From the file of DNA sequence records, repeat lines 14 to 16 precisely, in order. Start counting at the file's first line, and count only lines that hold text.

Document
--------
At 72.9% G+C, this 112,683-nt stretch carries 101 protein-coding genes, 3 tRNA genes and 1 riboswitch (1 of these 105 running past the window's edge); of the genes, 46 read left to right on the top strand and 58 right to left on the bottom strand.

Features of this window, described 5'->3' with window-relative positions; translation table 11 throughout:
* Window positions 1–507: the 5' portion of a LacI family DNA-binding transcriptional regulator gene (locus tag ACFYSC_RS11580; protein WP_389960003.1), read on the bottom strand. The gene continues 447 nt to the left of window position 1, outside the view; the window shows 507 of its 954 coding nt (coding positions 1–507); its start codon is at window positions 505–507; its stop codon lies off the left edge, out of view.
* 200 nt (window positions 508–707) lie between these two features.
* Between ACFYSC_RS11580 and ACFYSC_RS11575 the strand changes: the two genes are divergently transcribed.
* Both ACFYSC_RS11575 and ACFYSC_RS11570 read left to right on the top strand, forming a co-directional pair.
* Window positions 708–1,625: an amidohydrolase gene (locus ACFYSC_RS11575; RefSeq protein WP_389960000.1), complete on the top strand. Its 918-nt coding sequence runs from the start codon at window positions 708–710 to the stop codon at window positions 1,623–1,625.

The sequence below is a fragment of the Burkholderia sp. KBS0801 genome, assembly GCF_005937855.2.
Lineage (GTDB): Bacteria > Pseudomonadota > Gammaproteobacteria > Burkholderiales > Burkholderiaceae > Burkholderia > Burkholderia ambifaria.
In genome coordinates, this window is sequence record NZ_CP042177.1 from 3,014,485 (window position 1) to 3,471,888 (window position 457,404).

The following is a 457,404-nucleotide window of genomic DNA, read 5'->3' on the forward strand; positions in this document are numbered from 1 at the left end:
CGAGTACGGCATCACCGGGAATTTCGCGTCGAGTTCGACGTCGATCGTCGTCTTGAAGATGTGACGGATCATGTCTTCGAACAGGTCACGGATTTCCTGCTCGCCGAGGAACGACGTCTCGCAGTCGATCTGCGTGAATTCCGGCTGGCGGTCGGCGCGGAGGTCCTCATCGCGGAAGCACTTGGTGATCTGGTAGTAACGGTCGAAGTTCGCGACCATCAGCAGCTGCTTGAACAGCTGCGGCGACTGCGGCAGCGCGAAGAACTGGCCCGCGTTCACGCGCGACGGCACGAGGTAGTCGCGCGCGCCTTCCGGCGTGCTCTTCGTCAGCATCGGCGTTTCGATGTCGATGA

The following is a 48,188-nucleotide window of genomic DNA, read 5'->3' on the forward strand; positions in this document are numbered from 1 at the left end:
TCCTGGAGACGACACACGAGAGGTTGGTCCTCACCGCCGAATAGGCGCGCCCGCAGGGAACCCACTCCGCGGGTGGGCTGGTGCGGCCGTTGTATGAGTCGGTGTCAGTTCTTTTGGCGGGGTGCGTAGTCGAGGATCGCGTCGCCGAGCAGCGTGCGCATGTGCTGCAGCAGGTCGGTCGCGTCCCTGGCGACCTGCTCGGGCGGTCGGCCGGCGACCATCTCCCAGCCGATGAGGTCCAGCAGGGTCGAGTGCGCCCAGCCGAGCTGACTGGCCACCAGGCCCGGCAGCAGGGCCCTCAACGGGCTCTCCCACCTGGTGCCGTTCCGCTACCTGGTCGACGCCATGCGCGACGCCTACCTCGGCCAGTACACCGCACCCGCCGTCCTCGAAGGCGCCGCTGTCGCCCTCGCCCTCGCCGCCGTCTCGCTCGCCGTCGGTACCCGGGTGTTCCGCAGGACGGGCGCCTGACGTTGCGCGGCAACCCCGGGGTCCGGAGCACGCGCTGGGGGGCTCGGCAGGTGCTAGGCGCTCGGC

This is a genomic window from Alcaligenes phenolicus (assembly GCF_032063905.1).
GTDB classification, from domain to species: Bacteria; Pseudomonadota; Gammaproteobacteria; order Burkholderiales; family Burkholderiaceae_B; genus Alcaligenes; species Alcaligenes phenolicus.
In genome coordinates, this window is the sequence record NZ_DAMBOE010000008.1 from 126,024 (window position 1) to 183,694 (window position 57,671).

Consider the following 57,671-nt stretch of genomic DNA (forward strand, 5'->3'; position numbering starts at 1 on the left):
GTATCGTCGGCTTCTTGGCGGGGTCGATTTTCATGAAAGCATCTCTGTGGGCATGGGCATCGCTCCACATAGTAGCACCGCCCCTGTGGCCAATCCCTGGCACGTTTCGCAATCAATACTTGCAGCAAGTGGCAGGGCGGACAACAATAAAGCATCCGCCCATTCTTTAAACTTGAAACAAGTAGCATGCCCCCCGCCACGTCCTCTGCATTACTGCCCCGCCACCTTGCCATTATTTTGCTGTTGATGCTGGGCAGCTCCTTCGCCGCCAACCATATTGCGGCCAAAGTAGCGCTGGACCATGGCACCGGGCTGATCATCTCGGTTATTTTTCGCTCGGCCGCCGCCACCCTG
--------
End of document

TCCTGGAGACGACACACGAGAGGTTGGTCCTCACCGCCGAATAGGCGCGCCCGCAGGGAACCCACTCCGCGGGTGGGCTGGTGCGGCCGTTGTATGAGTCGGTGTCAGTTCTTTTGGCGGGGTGCGTAGTCGAGGATCGCGTCGCCGAGCAGCGTGCGCATGTGCTGCAGCAGGTCGGTCGCGTCCCTGGCGACCTGCTCGGGCGGTCGGCCGGCGACCATCTCCCAGCCGATGAGGTCCAGCAGGGTCGAGTGCGCCCAGCCGAGCTGACTGGCCACCAGGCCCGGCAGCAGGGCCCTCAACGGGCTCTCCCACCTGGTGCCGTTCCGCTACCTGGTCGACGCCATGCGCGACGCCTACCTCGGCCAGTACACCGCACCCGCCGTCCTCGAAGGCGCCGCTGTCGCCCTCGCCCTCGCCGCCGTCTCGCTCGCCGTCGGTACCCGGGTGTTCCGCAGGACGGGCGCCTGACGTTGCGCGGCAACCCCGGGGTCCGGAGCACGCGCTGGGGGGCTCGGCAGGTGCTAGGCGCTCGGC

This is a genomic window from Alcaligenes phenolicus (assembly GCF_032063905.1).
GTDB classification, from domain to species: Bacteria; Pseudomonadota; Gammaproteobacteria; order Burkholderiales; family Burkholderiaceae_B; genus Alcaligenes; species Alcaligenes phenolicus.